Wanting to Do More
Feeling empowered by the response to the School on Wheels drive, Robbie has since taken up the cause of helping to boost morale for the patients at Riley Hospital for Children at Indiana University Health. Years ago, the Blackwells had met Dr. Chuck Dietzen, who is the medical director for pediatric rehabilitation at the hospital. Now, Robbie has also bonded with “Dr. Chuck”—who made Robbie the official Superhero Ambassador for his pediatric rehabilitation patients (and plans to eventually nominate Robbie as the youngest board member for Timmy Global Health, the organization he founded in 1997 to expand access to healthcare in underserved communities around the world).
Just as collecting supplies for School on Wheels helped Robbie understand the ways that homelessness impacts children, through Chuck, he has now gained special empathy for children facing health challenges in the hospital. He’s even personally spent time with patients in the unit, though he’d never met them before. “They’re normal kids,” Robbie explains. “There’s nothing different about them—just that they have special needs, but everybody has special needs, just like we all need food, and water, and parents like my mom and dad.”
Those connections prompted Robbie to launch more giving campaigns, this time for the kids at Riley. He started another annual event, an Easter egg hunt that has now grown to about 60 participants. The guests arrive with chocolate bunnies to donate as well as toys that can be used in respiratory therapy, such as musical instruments, bubbles, and pinwheels. Before the egg hunt begins, they also have an opportunity to create handmade cards for the children. “The kids just write a note of cheer or draw a picture…something that would make them happy if they were in the hospital,” Stephanie explains. “They want the patients to realize how many people are thinking of them over the Easter holiday.”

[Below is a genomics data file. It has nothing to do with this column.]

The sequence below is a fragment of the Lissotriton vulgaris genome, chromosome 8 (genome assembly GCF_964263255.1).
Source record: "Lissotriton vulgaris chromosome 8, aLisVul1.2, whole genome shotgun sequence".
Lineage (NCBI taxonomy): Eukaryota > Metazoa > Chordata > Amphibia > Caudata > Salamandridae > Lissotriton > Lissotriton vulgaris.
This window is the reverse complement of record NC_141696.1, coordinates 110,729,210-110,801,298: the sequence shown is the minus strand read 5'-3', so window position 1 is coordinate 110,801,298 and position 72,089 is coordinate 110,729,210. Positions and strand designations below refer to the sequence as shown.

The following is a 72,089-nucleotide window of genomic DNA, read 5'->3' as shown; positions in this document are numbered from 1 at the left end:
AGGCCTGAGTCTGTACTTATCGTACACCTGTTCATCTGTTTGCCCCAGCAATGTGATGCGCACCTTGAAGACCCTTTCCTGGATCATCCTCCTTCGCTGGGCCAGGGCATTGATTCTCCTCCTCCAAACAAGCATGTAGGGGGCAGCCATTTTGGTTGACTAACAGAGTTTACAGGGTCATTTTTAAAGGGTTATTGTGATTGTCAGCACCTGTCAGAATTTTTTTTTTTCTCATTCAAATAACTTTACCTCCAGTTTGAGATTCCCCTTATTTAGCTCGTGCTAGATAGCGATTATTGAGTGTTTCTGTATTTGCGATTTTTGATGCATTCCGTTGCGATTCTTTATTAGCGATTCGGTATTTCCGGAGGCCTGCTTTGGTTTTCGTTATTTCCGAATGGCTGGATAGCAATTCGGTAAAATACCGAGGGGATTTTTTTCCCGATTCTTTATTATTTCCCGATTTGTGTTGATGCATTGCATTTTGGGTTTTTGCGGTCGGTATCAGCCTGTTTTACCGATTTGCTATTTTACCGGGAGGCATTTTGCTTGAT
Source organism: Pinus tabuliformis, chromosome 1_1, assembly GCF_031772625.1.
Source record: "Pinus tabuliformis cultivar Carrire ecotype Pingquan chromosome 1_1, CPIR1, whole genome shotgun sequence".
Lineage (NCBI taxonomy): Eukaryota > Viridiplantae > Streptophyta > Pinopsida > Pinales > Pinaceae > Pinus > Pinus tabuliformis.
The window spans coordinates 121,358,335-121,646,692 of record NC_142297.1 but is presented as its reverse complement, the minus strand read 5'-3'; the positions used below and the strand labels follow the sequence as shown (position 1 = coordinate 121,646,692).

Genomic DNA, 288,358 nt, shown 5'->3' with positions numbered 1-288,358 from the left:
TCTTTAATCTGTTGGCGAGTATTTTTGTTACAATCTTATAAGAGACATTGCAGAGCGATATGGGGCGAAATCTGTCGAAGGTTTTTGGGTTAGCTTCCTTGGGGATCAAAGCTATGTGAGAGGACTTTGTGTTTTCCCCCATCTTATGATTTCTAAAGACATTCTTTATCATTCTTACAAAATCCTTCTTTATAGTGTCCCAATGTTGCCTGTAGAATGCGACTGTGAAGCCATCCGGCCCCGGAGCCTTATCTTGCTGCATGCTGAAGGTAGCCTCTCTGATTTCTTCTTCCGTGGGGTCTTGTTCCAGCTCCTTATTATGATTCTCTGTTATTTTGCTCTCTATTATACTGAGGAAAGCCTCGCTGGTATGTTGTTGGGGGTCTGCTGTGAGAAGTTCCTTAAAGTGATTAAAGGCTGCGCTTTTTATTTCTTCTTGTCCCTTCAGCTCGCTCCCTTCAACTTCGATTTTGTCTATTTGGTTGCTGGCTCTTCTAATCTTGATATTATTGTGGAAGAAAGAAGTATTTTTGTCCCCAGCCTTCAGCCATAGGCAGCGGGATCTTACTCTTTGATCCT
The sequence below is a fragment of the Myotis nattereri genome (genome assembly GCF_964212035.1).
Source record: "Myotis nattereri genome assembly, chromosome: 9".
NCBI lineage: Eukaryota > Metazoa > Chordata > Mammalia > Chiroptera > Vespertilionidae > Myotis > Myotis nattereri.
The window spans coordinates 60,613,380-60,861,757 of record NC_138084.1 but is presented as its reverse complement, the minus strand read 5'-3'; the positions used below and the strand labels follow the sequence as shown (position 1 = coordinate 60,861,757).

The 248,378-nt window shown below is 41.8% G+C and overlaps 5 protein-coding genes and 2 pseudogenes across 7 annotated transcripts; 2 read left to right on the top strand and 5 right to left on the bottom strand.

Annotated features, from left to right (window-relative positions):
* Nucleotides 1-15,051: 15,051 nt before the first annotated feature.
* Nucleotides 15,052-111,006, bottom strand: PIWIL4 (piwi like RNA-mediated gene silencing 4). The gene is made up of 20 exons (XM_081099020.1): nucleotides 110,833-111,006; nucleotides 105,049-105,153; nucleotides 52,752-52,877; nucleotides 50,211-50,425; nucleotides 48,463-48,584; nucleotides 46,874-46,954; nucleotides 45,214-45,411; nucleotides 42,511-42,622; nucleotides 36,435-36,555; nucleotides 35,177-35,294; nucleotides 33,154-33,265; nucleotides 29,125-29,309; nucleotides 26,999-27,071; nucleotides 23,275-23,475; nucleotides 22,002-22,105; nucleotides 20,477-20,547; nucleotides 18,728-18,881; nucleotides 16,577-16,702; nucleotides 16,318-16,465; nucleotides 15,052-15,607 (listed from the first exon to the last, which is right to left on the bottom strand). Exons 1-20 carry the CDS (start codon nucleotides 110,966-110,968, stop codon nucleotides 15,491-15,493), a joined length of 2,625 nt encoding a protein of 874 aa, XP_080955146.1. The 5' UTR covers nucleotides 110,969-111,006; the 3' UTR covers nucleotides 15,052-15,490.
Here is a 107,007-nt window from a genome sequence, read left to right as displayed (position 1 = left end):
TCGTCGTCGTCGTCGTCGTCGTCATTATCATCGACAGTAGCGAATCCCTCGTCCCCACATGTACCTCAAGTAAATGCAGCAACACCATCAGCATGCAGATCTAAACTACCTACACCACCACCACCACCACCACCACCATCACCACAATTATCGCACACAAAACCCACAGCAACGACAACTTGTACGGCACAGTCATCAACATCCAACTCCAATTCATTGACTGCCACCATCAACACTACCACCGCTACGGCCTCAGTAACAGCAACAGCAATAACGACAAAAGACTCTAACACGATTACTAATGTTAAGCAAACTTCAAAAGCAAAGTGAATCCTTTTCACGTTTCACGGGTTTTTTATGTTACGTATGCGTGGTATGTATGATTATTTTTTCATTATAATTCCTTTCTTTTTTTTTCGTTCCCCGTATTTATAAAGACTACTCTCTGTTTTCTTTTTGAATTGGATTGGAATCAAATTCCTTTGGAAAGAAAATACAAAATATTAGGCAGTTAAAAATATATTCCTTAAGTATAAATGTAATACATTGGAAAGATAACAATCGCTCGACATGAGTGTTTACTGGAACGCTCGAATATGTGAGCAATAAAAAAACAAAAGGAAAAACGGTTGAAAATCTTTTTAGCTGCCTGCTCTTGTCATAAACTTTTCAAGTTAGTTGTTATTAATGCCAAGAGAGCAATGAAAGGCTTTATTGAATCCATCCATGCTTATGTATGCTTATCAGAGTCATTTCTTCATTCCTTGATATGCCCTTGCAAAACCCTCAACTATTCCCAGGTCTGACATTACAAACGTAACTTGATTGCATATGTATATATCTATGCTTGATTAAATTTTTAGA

Finally, guessing correctly that many of the kids at the hospital love Legos just like he does, Robbie and his family contacted the executive director of Brickworld®, an Indianopolis-based company that puts on elaborate Lego expositions around the country, and asked for donations for the unit. Brickworld gave the hospital $2,500 worth of Legos last Christmas and plans to make it an annual contribution.
“It’s been amazing to watch the power children have to get things done,” Stephanie says, noting that other families have contacted them for advice about helping their own kids participate in fundraising efforts. “We now have three- and four-year-old philanthropists who are inspired by Robbie’s lead.”
Stephanie adds that as far as she and her husband are concerned, their primary contribution to Robbie’s work was simply planting the seed with his first birthday party. “After involving Robbie and his friends in the process of helping others early,” she says, “we saw that innate empathy. You get children who are seeing other children’s circumstances and not waiting for somebody else to do something about it. All these little tiny dots of support or random acts of kindness have this cumulative effect that is just a beautiful thing to watch.”
Adds Robbie, “You don’t have to be big to make a big difference.”
Stephanie and Rob Blackwell are customers of Regions.